Friday, October 25, 2013

E-Reading Apps and Their Quirks

These days, whenever I sit down in public and open up a book, it increasingly happens that the person who sits down next to me takes out an e-reader. With this proliferation of e-readers comes a proliferation of e-reading apps. So which one should you go with? Greg Zimmerman of BookRiot critiqued five of them.
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The five e-reading apps that Zimmerman reviewed for BookRiot are the Nook app, Kindle app, iBooks app, OverDrive app, and Bluefire app. All are available for iPad, Android, and Windows tablets, and each has its good points and bad points, according to Zimmerman. Here is the summary of his findings:

Nook/Kindle: Offers portability ("all the content I purchased for my Nook can be accessed through the Nook (or Kindle) app on an iPad, Android, or Windows tablet") but doesn't show page numbers while you're reading. (On the latter point, a few commenters on Zimmerman's article begged to differ: "My Nook shows what page I'm on," insisted Linda Weiss and another commenter.)

iBooks: Declaring this "the best pure e-reading app," Zimmerman said "it's smooth, very customizable, and seemingly crash-resistant." However, it doesn't allow you to download library e-books in epub format. So if you plan to get most of your e-reading material from libraries, this won't be a good app for you.

OverDrive: If you mostly go to libraries for your e-reading needs, this is the app for you. "Since many libraries are now tied into this app, it's easy to download the app, choose your library, enter your library card info, and check out e-books," said Zimmerman. Yet he found it to be slower and clunkier than the other apps, and it doesn't have a search function.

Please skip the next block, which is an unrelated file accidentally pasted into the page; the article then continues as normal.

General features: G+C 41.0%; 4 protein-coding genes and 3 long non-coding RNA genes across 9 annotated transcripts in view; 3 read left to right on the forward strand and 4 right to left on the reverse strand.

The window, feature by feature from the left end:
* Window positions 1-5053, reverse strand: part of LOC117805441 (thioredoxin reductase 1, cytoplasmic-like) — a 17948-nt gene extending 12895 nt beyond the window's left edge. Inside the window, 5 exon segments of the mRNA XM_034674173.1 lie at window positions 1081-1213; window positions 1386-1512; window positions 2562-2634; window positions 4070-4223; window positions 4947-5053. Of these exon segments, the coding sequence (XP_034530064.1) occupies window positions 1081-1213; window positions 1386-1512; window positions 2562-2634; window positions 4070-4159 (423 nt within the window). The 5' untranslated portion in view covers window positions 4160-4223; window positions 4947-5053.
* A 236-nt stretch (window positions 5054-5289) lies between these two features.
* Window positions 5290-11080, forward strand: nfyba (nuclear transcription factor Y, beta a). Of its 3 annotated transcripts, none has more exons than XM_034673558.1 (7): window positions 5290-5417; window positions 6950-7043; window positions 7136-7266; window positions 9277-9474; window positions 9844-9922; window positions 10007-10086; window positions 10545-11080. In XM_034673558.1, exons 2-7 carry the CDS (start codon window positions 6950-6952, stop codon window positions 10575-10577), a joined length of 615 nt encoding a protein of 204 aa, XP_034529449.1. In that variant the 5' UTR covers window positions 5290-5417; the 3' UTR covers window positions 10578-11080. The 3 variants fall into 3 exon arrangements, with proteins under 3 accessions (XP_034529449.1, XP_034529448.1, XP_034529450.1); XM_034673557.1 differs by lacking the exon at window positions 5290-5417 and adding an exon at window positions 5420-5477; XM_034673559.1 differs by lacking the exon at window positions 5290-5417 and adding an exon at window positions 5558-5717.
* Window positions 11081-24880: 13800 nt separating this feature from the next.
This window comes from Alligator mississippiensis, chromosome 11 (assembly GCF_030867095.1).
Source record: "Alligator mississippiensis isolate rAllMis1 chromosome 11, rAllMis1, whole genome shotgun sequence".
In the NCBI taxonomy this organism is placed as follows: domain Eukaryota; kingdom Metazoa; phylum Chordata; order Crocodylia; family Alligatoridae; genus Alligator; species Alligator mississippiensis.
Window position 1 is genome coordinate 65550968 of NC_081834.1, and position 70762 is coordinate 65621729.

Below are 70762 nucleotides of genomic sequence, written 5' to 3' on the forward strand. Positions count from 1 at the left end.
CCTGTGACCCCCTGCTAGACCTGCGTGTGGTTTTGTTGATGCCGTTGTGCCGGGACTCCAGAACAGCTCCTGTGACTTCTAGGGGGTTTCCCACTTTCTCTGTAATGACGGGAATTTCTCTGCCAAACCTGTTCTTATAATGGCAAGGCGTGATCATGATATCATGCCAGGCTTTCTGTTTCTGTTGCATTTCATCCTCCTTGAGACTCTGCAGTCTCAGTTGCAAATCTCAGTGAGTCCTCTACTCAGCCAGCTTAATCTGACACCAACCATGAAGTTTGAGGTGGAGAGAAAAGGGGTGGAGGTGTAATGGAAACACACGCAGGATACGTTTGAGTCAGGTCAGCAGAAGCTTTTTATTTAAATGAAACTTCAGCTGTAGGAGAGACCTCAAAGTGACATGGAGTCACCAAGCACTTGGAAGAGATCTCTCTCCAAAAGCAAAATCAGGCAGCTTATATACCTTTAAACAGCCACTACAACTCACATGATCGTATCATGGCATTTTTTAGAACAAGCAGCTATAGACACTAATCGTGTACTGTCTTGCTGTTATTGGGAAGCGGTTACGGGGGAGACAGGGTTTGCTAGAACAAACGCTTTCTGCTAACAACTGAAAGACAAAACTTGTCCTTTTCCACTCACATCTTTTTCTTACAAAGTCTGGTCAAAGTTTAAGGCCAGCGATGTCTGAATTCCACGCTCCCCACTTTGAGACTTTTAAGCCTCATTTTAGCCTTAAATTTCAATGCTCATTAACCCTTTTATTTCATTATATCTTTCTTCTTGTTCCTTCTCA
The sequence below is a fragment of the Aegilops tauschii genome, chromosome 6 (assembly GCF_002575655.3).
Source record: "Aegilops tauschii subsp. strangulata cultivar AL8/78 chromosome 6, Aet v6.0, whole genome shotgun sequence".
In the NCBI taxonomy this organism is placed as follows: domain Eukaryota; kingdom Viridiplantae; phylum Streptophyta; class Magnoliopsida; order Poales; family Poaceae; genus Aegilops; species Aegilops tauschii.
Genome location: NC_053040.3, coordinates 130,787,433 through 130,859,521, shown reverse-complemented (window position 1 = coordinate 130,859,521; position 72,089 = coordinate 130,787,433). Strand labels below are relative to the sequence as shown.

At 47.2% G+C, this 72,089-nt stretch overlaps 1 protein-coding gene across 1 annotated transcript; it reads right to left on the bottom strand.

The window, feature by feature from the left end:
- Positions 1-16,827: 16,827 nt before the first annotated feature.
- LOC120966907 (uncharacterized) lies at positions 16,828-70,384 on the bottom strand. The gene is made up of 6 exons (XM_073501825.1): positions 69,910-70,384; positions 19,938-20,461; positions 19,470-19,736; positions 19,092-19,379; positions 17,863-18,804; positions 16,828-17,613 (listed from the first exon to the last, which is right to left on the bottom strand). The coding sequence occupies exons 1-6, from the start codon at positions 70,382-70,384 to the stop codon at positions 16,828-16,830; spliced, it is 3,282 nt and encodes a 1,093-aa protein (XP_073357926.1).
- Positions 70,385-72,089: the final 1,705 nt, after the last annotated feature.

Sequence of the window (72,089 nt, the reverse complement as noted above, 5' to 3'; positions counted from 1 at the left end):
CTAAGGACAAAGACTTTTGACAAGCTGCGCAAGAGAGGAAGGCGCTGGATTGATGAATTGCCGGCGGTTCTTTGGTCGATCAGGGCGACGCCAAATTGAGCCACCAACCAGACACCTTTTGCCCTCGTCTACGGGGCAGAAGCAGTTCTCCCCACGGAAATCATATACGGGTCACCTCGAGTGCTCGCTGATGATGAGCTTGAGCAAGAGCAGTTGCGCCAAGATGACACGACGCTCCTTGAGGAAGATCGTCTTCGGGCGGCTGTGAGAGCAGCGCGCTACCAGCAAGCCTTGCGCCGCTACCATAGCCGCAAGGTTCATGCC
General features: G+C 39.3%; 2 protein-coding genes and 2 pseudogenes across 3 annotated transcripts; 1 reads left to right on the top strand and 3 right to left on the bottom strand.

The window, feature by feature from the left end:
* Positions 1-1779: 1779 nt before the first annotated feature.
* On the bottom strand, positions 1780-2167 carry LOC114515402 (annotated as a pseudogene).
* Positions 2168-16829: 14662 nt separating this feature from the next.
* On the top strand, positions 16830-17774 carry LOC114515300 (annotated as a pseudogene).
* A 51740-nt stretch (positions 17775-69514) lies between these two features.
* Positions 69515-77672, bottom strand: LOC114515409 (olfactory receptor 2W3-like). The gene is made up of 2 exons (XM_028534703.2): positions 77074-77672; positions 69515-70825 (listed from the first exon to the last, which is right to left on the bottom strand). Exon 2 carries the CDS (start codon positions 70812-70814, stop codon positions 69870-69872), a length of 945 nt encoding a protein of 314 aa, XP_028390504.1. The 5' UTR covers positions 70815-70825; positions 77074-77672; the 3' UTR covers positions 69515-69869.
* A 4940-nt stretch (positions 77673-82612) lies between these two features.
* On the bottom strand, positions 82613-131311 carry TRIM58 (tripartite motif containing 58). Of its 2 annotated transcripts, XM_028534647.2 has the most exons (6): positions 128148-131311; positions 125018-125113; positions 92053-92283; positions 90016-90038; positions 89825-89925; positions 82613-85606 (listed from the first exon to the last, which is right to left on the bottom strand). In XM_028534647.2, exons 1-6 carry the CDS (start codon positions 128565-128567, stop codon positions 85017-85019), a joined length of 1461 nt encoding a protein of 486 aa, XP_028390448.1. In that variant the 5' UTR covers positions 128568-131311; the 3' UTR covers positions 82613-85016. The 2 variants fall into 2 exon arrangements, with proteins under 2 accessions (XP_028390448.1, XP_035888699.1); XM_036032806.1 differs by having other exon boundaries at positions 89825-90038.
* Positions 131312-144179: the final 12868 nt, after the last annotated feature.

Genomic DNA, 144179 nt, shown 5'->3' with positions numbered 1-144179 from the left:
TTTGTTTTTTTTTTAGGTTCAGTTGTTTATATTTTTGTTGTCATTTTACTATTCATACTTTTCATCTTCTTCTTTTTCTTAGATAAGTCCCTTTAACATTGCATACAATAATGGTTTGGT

Bluefire: Zimmerman found that this app "solves the iBooks no-library-books and OverDrive no-search-function problems." However, it doesn't let you download library e-books directly into it on your tablet, forcing you to take a more roundabout route in getting the e-book you want. As a result, Zimmerman called the Bluefire app "unwieldy."

Many readers chimed in, offering opinions of Zimmerman's critique of these apps, as well as giving suggestions for good e-reading apps. Commenter Steve Himmer said, "I'm really pleased with Readmill. Good flexibility with formats, and simply but thoughtfully designed." "My favorite is the Marvin app for iPad," said Jon Page. "It is the most customizable reading app I've come across and links directly with Dropbox and Calibre." Commenter Peter Damien said, "I've been using the IndieBound e-reading app on my iPad for a while now, and I was surprised at how quickly I took to it. Very flexible formatting, very comfortable and easy to use."

For much more insight into these e-reading apps, including full critiques from Greg Zimmerman and lots of commentary from readers of his article, see "The Quirky World of E-Reading Apps" at THIS LINK.

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